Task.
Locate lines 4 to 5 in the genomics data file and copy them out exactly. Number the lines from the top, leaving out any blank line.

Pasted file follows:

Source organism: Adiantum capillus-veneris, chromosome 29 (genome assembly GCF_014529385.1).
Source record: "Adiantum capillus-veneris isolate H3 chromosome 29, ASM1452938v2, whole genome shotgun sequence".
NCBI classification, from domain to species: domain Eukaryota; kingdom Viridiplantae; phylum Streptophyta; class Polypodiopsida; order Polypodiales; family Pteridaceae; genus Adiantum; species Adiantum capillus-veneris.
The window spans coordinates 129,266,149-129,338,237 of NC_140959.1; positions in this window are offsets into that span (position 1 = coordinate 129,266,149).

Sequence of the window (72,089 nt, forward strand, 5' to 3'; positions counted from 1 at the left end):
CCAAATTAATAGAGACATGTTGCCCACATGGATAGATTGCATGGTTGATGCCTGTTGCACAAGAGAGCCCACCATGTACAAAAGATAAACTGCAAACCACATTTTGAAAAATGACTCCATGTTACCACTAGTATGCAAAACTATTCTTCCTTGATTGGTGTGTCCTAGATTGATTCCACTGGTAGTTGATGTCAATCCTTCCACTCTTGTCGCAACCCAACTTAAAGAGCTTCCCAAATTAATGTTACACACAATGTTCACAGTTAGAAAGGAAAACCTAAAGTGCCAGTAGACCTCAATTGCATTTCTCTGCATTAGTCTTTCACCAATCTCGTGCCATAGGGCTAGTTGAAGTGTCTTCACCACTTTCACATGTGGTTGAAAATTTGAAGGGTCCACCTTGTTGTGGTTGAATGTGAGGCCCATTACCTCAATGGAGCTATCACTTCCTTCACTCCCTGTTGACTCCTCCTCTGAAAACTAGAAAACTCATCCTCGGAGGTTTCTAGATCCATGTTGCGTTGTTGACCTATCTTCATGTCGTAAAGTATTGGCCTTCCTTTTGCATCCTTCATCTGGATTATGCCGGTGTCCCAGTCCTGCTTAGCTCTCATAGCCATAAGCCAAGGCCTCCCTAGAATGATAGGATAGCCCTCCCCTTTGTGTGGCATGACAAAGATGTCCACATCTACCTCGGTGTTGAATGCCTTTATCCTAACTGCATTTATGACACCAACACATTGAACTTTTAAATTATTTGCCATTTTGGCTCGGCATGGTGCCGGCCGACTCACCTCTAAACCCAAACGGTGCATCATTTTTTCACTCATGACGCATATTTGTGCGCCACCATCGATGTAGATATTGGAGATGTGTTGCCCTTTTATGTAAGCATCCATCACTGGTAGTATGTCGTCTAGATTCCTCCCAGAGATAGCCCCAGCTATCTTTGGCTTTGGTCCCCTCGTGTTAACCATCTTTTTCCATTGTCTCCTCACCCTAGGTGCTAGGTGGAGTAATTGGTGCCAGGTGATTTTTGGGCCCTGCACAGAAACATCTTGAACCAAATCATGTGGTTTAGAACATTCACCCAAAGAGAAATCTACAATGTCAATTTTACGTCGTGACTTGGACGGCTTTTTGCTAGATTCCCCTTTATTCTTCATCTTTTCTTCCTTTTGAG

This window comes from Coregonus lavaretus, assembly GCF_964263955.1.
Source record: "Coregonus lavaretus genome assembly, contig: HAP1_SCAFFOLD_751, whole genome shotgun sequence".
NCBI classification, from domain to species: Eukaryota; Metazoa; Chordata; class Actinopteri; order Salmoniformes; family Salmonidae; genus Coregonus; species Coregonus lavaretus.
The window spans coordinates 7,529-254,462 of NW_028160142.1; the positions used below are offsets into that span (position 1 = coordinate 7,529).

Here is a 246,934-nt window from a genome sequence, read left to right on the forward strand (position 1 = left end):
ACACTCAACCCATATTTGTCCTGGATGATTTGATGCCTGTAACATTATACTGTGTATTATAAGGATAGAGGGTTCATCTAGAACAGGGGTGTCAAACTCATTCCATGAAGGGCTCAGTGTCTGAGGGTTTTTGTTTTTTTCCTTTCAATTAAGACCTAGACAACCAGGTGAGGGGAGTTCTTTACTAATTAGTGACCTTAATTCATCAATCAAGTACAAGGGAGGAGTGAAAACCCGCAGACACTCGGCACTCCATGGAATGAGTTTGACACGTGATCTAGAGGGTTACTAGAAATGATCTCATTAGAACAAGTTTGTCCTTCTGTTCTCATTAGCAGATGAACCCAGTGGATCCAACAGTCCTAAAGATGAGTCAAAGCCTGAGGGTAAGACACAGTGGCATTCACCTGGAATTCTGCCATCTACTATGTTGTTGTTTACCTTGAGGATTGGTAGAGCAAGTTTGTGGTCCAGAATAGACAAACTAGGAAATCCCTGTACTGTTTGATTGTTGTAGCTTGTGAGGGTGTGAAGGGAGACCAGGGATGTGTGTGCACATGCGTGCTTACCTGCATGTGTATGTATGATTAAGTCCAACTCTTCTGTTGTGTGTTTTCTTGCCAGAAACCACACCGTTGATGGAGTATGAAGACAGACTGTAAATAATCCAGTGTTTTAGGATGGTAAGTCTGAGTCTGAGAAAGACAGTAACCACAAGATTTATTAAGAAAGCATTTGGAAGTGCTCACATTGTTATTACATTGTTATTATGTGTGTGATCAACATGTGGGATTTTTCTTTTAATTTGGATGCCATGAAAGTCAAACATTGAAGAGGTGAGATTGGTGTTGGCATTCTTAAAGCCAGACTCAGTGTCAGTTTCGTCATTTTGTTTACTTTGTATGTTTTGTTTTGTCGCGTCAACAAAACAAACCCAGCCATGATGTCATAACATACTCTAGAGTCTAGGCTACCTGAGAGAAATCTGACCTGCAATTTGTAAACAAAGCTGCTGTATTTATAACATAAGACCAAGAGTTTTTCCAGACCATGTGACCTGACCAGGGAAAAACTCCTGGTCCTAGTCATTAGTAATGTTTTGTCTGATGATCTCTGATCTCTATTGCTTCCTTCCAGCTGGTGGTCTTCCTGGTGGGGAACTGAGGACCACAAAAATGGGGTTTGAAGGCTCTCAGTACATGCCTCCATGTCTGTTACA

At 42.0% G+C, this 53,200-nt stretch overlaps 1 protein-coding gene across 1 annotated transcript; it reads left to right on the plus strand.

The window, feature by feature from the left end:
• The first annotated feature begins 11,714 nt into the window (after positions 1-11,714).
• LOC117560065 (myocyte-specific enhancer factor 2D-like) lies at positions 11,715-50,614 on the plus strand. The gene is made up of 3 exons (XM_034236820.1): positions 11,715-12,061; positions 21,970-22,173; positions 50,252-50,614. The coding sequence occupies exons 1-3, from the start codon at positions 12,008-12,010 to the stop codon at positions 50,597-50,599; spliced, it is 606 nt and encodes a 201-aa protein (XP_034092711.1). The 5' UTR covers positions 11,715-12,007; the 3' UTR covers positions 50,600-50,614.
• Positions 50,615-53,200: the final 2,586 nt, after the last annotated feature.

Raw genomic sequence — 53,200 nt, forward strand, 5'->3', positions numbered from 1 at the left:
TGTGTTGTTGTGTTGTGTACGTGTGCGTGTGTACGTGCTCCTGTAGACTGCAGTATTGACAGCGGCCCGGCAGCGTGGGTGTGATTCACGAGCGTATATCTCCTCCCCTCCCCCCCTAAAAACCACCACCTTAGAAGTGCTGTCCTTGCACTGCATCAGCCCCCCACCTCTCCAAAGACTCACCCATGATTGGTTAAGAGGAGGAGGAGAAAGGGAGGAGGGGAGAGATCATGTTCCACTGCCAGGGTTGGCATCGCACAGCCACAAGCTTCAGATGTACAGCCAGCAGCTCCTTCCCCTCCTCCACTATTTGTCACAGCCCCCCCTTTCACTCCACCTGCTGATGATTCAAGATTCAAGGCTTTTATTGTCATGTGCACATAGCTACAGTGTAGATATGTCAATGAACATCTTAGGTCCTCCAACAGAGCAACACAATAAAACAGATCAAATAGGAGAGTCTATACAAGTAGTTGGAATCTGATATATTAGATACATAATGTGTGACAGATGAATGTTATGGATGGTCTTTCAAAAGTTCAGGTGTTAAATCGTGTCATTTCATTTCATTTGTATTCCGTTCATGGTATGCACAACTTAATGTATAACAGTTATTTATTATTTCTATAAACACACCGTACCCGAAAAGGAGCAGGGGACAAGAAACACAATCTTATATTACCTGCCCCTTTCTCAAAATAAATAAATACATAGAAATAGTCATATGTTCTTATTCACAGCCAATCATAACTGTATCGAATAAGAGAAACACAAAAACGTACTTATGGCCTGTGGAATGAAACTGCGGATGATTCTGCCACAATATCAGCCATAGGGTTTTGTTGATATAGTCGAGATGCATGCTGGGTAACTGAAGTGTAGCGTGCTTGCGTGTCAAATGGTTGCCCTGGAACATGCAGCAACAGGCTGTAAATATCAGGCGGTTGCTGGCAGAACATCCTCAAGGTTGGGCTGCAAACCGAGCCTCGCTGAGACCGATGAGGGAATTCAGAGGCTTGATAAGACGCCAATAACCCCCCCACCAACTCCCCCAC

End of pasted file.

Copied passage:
The window spans coordinates 129,266,149-129,338,237 of NC_140959.1; positions in this window are offsets into that span (position 1 = coordinate 129,266,149).

Sequence of the window (72,089 nt, forward strand, 5' to 3'; positions counted from 1 at the left end):